Discussing the future in healthcare innovation : telehealth, robotics, diagnostics & devices, wearables and behavioral health.

Pondering on the convergence of industries remodeling conventional corporate thinking leading to innovation beyond.

  • Nuclear medicine, an exploding market April 12, 2018

    Nuclear Medicine, an exploding market

    A convergence of factors will accelerate the boom in nuclear medicine in the coming years, according to many experts in the field.

    Nuclear medicine allows to (almost) non-invasively diagnose and/or treat many illnesses and conditions, hence its advantage vs other medical protocols such as biopsies and surgeries. In short it can be defined as a branch of radiology, which deals with the administration of radioactive substances to a patient either for diagnostic or treatment purposes. The multidisciplinary nature of nuclear medicine (involving physicians, chemists, engineers, physicists) makes tracing its origins somewhat challenging. One thing for sure, we can safely say that it is after the discovery of radioactivity by Henri Becquerel in 1896! The term “isotope” (meaning “same place”) was coined by Frederick Soddy in 1913.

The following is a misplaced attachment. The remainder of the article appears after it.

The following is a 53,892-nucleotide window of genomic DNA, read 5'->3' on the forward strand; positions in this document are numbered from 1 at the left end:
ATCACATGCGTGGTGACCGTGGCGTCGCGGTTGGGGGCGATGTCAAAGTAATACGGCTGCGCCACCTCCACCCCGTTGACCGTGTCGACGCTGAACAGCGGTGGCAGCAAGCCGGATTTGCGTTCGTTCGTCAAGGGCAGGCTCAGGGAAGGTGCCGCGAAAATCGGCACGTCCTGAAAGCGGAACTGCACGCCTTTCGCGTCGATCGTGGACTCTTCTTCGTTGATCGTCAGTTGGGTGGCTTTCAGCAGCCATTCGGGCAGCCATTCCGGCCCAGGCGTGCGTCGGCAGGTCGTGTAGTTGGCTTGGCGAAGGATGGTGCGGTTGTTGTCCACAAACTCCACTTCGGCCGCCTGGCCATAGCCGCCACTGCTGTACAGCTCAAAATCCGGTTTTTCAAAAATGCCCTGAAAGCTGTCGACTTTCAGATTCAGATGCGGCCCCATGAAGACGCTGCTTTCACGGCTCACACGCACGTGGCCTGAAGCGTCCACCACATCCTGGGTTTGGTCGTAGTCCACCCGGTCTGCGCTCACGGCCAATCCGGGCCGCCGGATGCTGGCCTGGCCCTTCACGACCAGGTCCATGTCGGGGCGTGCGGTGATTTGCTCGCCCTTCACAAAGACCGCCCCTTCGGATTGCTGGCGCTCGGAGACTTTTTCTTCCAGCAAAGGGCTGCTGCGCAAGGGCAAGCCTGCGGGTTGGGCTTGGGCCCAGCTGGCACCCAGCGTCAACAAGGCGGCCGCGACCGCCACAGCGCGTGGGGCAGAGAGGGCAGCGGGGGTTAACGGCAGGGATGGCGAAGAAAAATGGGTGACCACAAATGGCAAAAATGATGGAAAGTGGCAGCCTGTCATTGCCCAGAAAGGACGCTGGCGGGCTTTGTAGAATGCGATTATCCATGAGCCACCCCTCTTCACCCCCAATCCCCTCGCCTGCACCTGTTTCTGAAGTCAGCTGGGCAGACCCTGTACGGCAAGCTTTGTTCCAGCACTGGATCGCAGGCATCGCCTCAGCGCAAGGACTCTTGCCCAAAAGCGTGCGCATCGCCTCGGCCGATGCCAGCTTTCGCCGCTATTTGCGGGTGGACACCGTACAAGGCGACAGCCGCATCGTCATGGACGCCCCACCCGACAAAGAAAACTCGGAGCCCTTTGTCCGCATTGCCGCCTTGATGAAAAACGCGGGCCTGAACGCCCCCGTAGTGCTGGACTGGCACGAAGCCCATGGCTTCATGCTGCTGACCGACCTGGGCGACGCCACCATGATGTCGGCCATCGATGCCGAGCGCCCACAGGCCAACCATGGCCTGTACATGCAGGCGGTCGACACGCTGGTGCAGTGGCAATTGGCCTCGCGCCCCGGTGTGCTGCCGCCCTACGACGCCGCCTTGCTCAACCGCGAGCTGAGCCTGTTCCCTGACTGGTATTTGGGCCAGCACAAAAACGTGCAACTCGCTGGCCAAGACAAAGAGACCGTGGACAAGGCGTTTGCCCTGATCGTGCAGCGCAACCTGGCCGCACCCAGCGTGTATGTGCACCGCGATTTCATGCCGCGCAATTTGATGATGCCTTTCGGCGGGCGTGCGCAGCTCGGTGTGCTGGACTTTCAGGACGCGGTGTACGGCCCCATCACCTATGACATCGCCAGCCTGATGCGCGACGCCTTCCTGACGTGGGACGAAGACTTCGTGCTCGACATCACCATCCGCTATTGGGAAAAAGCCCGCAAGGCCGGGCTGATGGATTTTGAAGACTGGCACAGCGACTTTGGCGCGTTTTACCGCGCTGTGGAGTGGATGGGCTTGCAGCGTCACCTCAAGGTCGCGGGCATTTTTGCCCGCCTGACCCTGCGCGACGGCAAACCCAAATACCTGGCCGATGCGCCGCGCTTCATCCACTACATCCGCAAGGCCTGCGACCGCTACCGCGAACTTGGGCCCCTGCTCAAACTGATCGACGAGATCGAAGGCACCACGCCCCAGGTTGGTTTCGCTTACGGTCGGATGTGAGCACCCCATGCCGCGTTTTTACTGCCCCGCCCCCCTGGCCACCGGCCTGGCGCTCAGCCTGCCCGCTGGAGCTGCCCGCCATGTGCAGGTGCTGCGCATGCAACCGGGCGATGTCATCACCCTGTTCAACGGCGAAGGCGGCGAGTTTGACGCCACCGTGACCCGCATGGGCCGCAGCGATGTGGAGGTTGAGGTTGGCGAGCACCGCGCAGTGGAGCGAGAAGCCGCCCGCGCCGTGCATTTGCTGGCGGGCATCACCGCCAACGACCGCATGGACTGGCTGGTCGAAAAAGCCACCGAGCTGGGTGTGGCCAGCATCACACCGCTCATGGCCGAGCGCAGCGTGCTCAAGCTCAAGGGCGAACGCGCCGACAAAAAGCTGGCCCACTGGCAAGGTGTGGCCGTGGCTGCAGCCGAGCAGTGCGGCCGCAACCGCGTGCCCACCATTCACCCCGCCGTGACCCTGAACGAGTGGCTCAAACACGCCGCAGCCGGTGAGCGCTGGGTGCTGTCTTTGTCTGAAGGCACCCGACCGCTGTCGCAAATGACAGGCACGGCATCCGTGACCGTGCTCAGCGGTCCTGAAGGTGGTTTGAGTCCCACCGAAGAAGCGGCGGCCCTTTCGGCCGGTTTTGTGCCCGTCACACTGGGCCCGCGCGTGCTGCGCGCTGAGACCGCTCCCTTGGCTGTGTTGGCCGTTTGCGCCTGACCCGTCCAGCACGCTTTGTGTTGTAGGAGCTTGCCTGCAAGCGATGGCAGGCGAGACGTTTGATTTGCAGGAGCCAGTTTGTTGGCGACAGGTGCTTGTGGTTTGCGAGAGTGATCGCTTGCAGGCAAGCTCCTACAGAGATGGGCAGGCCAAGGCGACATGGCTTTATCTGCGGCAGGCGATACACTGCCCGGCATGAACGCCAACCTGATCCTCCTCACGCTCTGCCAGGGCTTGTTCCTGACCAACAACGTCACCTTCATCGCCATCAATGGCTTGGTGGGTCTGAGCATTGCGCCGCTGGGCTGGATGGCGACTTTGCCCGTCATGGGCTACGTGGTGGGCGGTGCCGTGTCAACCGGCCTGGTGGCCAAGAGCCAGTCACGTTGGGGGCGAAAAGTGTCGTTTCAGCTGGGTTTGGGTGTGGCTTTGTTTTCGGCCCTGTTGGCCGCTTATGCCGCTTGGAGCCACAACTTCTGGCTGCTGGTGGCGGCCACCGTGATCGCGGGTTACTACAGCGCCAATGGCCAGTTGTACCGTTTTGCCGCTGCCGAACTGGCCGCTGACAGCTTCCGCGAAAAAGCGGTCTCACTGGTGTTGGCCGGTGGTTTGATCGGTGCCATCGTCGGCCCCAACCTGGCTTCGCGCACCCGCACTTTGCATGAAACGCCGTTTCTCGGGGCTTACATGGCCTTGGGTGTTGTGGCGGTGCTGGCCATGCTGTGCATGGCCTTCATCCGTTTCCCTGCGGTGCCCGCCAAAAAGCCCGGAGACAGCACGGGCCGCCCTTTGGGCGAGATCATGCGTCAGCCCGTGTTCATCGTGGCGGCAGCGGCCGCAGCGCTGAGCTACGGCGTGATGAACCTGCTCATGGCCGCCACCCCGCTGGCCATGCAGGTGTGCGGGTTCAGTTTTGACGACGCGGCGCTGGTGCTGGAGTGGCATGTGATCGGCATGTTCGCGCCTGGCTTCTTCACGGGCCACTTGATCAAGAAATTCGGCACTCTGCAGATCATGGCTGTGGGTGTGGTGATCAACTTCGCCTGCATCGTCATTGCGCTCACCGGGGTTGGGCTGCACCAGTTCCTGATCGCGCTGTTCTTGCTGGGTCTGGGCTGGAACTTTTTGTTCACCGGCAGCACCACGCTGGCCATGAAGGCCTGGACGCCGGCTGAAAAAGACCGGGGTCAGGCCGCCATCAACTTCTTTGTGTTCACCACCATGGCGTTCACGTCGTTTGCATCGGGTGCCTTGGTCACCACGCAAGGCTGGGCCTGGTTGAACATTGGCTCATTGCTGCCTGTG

Typically in interventional nuclear medicine, a beta particle emitting radioisotope is administered to the patient and the short range ionizing property of the radiation destroys the targeted diseased tissue. Iodine-131 for example, is used in the treatment of thyroid cancer and hyperthyroidism. Compared to conventional radiotherapy, such treatments can be conducted as outpatient procedures, because of the much reduced side effects and lightness of the procedure.

    In a typical diagnostic scenario, an organ specific ligand is attached to a gamma ray emitting radionuclide, and the resulting radiopharmaceutical injected in the body. The resulting image is that of the tracer’s distribution in the body hence resulting in a functional image of the targeted organ or tissue, as opposed to an anatomical image from conventional imaging techniques such as MRI or CT scans. Hybrid scanning techniques give the best of both worlds, superimposing e.g. a CT and a PET scan image.

    These hybrid imaging techniques allow physicians to visualize anatomy and physiology simultaneously on the same image. Although these images measure more parameters single modality techniques, they still provide a static picture. A new triunal imaging technique, combining PET-CT-UUI modalities (ultrafast ultrasound imaging) is able to capture thousands of images per second in 3D, hence enabling the capture of dynamic phenomena. Such combined imaging modalities is one of the convergence factors promoting the coming boom in nuclear medicine.